Thursday, October 27, 2011

Evening Family Story Time #2 - Halloween!

Family Story Time - Thursday, October 27, 6:30 to 7:30 p.m., Attendance 68 (40 children, 28 adults).

This evening's program was truly a family story time.   Entire families came out on a cold, rainy night.  I had lots of dads this evening.  Everyone seemed to have had a great time including the parents.  I did not notice any restless children while telling the stories though a couple of the two-year-olds joined the older children up front when we were doing the "Big Pumpkin."  Even the babies were good.  Having a wide variety of stories worked well. (Even the twelve-year-old who came with younger siblings put down his book and listened.)  Having easy and difficult crafts also worked well later.  A staff member had donated several containers of Halloween foam pieces (Thank you Brenda!) which kept the younger children very happy and gave me time to pass out the other craft materials.  The older children also enjoyed the fortune tellers. 


Books:  Brooms Are For Flying by Michael Rex
             Ghosts in the House by Kazuno Kohara

Board Stories:  "Snacks for Ghosts" (see post for 10/14/11)
                       "Juan and the Ghost" from Multicultural Folktales for the Feltboard and Readers' Theater by Judy Sierra

Board Rhyme:  "One Little Ghost" (see post for 10/7/11)

Board Game:    "Little Bat and the Witches' Hats"  - a guessing game (see post for 10/14/11)

Paper Cutting Story:  "The Little Orange House" from Paper Stories by Jean Stangl (Best collection of paper cutting stories ever!)

Draw & Tell Story:  "The Ghost on Pedersen's Farm" from Frog's Riddle & Other Draw-and-Tell Stories by Richard Thompson (Highly recommended though the stories are not simple to draw)
Participation Story:  "Big Pumpkin" based on Big Pumpkin by Erica Silverman (see posts for 10/21/11 and 10/23/11)
Crafts:  Halloween picture or card - Halloween themed foam pieces glued on purple construction paper
            Halloween fortune teller
            Jack-O-Lantern smile
            Flapping Bat
(A quick shot of the crafts - the bat flaps upside down)

Sunday, October 23, 2011

Big Pumpkin - Constructed

While figuring out how to make the pumpkin for the Big Pumpkin participation story I plan to use in my Family Story Time on the 27th (see my post for 10/21/11), I had three things to consider - foremost it had to be big, yet it had to be light enough to pick up and it had to be easily storable. 

First I took two sheets of 18" by 24" drawing paper and placed them together on the floor.  I sketched out a pumpkin across both sheets so that there would be half a pumpkin on each sheet when separated.  I drew a stem on a separate piece of paper.  I outlined everything in black marker.  I colored the stem with green marker but painted the pumpkin with orange poster paint because it was such a large area.  Once the paint was dry I cut the pieces out.  (The pumpkin pieces could be glued on a firmer backing or could be painted on poster board instead for a sturdier pumpkin.  I just used the materials I had, figuring I will only be using it for Halloween storytimes so it should hold up.)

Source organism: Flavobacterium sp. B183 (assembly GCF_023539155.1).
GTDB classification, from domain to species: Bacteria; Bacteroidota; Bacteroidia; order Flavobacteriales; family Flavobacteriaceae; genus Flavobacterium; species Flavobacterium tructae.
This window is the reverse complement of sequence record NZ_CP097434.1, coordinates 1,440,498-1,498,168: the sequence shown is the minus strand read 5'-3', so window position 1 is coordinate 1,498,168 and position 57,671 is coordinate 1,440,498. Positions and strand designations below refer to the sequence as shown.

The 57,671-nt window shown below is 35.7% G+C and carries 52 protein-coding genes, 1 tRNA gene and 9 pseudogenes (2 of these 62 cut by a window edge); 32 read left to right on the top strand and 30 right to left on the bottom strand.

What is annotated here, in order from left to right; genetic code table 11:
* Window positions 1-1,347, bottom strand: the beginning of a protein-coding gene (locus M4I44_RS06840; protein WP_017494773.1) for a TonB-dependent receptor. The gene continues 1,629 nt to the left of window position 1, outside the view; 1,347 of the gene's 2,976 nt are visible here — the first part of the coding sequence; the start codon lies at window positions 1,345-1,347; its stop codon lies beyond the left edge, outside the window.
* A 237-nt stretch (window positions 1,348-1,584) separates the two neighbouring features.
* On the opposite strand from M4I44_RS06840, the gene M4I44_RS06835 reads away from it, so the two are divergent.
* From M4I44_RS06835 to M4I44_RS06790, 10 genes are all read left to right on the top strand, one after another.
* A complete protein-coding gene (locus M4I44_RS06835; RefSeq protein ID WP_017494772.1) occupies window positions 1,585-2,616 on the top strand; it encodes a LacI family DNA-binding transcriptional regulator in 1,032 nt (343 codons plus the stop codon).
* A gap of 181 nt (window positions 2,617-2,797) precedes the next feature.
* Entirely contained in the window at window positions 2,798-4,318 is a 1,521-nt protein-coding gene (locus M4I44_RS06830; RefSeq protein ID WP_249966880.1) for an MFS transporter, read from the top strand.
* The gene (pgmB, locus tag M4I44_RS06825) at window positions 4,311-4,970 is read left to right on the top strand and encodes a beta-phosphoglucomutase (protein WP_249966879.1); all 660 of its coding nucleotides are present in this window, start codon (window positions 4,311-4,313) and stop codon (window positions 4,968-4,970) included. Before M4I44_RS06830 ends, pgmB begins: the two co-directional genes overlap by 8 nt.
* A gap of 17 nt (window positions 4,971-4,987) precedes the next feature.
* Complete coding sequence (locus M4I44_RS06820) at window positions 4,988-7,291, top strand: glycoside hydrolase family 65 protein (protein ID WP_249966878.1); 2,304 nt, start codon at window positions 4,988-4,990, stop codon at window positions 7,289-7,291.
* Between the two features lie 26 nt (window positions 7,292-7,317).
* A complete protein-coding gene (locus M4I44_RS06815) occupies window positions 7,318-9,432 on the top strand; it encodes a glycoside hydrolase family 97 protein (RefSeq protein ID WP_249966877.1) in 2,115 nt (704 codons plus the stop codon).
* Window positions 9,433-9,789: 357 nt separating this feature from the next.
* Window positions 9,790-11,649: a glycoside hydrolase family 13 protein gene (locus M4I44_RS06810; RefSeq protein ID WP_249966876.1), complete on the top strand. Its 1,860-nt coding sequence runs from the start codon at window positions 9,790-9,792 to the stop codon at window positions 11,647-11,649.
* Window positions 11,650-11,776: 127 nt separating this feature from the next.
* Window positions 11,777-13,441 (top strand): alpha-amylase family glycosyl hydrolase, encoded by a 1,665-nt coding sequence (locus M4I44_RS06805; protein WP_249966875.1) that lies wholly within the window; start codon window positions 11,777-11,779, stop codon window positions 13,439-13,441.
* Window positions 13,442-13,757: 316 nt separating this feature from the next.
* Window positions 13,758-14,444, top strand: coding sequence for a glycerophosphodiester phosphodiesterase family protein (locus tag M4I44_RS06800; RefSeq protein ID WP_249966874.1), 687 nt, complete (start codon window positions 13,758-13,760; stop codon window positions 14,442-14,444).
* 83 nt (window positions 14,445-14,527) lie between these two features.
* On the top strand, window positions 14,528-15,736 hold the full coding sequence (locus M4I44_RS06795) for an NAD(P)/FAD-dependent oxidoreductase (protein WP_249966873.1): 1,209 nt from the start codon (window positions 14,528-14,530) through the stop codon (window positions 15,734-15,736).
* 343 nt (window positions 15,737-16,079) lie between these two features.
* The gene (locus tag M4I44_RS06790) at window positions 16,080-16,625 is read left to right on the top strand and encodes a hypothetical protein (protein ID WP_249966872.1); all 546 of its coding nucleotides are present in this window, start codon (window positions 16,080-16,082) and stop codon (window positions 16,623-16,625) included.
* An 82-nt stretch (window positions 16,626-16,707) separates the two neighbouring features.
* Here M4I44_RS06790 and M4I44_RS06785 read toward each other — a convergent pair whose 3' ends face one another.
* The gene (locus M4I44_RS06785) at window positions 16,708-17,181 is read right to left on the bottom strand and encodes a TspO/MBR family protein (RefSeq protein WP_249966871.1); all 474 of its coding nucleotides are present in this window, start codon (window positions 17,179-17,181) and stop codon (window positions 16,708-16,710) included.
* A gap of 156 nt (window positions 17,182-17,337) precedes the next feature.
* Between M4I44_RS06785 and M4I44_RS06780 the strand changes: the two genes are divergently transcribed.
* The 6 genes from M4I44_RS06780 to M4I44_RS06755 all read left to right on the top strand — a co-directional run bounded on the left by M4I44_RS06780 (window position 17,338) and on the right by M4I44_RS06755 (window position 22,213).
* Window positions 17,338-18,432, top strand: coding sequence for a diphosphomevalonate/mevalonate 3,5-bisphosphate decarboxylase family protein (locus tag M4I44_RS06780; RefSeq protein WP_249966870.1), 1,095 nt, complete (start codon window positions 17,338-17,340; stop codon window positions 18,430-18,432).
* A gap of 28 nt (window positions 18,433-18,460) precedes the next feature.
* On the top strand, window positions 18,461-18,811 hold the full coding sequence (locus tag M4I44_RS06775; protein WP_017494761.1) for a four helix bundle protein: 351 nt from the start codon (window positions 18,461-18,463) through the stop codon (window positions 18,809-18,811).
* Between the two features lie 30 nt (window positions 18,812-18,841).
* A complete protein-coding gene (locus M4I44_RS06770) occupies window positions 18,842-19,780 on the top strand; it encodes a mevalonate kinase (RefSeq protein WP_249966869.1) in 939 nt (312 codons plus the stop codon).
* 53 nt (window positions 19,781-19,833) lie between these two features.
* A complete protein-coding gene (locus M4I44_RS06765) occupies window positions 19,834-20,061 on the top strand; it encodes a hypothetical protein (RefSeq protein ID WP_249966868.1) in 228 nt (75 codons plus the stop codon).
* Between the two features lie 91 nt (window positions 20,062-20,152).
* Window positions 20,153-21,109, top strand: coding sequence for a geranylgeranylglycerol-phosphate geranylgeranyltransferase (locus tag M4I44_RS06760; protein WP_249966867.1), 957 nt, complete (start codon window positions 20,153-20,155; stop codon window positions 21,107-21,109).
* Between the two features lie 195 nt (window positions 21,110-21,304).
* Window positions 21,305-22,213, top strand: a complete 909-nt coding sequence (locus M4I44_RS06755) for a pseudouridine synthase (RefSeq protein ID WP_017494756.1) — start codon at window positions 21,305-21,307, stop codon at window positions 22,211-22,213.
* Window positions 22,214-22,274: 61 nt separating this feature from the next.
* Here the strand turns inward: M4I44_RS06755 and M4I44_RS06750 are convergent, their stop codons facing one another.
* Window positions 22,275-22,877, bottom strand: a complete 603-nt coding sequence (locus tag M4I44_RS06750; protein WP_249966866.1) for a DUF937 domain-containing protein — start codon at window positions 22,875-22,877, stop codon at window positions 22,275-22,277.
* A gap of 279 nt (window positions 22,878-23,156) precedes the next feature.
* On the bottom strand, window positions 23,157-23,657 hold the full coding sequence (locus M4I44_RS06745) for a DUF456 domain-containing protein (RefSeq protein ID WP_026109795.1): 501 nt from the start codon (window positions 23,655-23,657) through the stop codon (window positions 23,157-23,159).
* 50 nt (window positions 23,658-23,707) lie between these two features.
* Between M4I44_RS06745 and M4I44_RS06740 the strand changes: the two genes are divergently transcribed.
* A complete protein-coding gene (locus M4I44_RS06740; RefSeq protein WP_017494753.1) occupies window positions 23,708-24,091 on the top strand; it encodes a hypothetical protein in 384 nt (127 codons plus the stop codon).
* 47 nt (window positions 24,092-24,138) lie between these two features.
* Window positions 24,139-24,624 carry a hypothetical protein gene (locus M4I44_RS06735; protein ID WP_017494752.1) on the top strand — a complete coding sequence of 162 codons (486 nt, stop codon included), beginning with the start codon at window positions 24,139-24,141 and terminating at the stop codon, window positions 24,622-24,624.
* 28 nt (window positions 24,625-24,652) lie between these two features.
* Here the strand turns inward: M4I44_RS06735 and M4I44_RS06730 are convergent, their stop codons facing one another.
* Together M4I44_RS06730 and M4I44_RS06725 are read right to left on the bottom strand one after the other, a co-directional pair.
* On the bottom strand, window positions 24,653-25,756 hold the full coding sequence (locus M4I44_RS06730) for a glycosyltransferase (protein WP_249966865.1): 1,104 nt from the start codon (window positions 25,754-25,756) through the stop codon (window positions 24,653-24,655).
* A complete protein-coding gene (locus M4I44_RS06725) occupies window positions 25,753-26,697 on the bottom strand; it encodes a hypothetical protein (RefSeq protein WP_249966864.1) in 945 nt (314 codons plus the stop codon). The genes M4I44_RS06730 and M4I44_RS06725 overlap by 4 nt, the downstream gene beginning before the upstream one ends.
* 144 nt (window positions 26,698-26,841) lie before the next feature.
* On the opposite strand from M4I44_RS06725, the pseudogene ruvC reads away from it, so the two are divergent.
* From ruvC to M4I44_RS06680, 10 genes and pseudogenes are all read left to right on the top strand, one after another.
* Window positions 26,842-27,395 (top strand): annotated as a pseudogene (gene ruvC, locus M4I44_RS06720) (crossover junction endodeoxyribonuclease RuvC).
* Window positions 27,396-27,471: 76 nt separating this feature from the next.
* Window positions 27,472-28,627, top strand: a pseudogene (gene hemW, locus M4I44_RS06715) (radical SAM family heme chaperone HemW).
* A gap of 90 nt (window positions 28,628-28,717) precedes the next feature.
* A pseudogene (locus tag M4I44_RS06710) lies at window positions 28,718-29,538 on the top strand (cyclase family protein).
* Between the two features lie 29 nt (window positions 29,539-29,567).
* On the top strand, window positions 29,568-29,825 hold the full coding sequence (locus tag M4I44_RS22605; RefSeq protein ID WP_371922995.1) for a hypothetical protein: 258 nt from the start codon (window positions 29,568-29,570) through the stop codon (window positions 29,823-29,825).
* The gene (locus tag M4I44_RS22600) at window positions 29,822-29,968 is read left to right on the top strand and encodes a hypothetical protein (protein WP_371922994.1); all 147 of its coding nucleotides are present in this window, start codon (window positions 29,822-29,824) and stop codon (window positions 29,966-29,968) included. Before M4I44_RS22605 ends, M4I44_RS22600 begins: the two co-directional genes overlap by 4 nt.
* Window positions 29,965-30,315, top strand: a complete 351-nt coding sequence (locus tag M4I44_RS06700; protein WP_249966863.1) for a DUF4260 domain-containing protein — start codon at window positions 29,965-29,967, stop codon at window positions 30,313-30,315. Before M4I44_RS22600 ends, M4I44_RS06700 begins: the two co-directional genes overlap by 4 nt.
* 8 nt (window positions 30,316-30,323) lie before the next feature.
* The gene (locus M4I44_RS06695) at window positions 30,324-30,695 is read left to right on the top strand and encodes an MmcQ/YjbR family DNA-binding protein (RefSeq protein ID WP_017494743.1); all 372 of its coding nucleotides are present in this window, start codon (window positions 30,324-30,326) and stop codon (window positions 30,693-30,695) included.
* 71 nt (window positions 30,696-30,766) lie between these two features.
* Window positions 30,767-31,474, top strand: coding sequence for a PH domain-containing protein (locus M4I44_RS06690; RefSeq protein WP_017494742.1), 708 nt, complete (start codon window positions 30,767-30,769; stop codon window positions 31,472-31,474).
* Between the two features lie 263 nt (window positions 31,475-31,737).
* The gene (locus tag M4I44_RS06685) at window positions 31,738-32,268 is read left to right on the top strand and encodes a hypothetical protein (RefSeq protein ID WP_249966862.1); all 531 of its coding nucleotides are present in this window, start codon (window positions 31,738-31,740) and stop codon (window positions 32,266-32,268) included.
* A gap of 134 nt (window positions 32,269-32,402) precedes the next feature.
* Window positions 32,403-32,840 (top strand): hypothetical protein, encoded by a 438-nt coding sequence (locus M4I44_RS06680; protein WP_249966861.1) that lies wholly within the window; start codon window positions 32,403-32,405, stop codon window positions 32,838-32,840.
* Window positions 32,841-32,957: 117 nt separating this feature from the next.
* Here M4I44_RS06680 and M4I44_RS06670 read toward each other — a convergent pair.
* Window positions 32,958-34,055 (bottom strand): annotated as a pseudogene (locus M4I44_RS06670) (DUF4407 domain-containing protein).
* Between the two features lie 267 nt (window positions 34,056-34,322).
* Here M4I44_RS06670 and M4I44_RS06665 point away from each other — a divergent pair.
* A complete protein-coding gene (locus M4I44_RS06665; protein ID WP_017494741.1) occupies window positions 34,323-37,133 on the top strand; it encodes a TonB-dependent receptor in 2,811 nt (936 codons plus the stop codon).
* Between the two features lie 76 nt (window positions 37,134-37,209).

I used paper grocery bags as supports.  They are "double bagged" to make them sturdy.  I glued half of a pumpkin to one bag and half to the other.  I then clipped the bags together.  I attached the stem with Velcro (hook and loop) pieces making sure I had one piece on each pumpkin to keep the top of the pumpkin together.  Once everything was in place I had my "Big Pumpkin."

The great thing about using grocery bags is that they can be easily folded for storage.  The other props used in the story can be slipped into the folded bags.

Big Pumpkin Assembled - Front

Big Pumpkin Assembled - Back

Bags Clipped Together

Attaching the Stem with Velcro

Big Pumpkin - Deconstructed Again

Friday, October 21, 2011

Big Pumpkin - Deconstructed

My favorite Halloween book is Big Pumpkin by Erica Silverman.  I don't usually mess with a great book but this title would work very well as a participation story.  Children could be the characters and the audience would contribute the key words to the story.  The librarian would direct the action and narrate.  With this in mind, I came up with -


Simple props to designate the characters:

Dialog cue cards for the audience:

Big Pumpkin (in progress - I'll post about how I put it together later -waiting for the paint to dry):

The reward:

All the clip art is from Microsoft Publisher.

Now that I have these simple props, I plan to tell this story at my Halloween Family Story Time.

Tuesday, October 18, 2011

Not My Usual Sources for Storytime Crafts

I am a visual person (which is why I like using props and board stories in my storytime programs).  I enjoy the visual arts while my husband and daughters prefer the performing arts.  Lately I've been more interested in crafts than the fine arts.  Crafts can be found in museums or on refrigerators.  I have two sources in my Google Reader that show the wide range of crafts that can be found on the web.  One is the Craft blog and the other is Craftgawker.  I can quickly scroll through the various posts in Google Reader.  Occasionally I will stop at one that interests me.  I subscribe to these because I love seeing the work of creative people.  Every once in while I will post something that I find interesting on this blog.  (Today I found this on Craftzine.)  What I didn't expect to find was ideas for storytime crafts.  However, this showed up on Craftgawker  - jack o'lantern smiles!  So simple, yet so cute.  (Check out the lisa storms blog for other Halloween ideas -I like the owl treat boxes and the skeleton magnets - she even supplies templates.)  I plan to use this as well as a Halloween fortune teller pattern that I also found through Craftgawker as crafts for my Halloween Family Story Time program on October 27.  Now I will be looking at these sites, not just for my own enjoyment but for storytime craft ideas as well.